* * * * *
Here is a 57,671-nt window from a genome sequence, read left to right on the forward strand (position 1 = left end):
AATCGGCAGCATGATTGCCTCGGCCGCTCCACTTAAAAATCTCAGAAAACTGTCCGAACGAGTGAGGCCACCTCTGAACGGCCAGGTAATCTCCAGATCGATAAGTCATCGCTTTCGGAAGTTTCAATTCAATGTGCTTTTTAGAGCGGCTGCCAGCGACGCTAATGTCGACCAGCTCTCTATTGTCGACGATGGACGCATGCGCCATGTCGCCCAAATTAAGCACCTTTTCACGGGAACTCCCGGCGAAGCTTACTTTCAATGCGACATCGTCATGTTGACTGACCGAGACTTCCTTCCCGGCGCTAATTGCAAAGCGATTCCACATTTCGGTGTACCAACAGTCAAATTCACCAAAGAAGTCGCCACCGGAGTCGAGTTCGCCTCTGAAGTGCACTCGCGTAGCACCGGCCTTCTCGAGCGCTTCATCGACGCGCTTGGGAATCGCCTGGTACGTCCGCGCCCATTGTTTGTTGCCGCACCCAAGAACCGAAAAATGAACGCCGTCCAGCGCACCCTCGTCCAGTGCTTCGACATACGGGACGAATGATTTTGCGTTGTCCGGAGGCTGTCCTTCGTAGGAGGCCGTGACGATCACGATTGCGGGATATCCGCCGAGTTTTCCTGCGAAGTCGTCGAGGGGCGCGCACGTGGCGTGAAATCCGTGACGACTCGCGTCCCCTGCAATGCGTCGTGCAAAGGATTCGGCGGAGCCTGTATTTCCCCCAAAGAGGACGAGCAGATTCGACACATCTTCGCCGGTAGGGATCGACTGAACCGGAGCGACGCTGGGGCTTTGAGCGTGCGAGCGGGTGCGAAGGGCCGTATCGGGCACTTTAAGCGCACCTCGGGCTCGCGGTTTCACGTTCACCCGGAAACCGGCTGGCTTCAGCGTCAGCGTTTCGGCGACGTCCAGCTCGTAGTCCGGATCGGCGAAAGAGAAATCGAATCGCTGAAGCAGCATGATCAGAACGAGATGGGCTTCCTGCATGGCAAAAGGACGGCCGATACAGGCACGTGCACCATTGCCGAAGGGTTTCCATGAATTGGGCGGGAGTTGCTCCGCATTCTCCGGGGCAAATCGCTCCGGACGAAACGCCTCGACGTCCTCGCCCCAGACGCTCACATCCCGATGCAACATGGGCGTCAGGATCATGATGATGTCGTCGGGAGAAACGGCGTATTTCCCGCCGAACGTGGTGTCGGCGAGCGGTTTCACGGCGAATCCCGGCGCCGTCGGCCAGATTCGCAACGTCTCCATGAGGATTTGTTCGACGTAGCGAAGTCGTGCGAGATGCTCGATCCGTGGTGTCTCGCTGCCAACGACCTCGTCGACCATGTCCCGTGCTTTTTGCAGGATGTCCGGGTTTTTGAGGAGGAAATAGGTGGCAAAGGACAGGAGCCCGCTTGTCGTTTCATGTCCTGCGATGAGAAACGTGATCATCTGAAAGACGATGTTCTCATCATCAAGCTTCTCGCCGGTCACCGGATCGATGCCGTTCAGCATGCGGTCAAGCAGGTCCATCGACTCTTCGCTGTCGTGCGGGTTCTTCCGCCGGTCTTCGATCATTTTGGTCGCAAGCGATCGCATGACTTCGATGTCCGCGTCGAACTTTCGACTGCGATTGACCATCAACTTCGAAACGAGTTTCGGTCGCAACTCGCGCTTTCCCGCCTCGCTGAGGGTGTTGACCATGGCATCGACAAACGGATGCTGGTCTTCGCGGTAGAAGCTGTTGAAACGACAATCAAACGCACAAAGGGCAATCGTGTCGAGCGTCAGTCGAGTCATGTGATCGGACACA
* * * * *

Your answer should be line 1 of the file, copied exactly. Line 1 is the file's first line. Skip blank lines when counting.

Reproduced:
Here is a 57,671-nt window from a genome sequence, read left to right on the forward strand (position 1 = left end):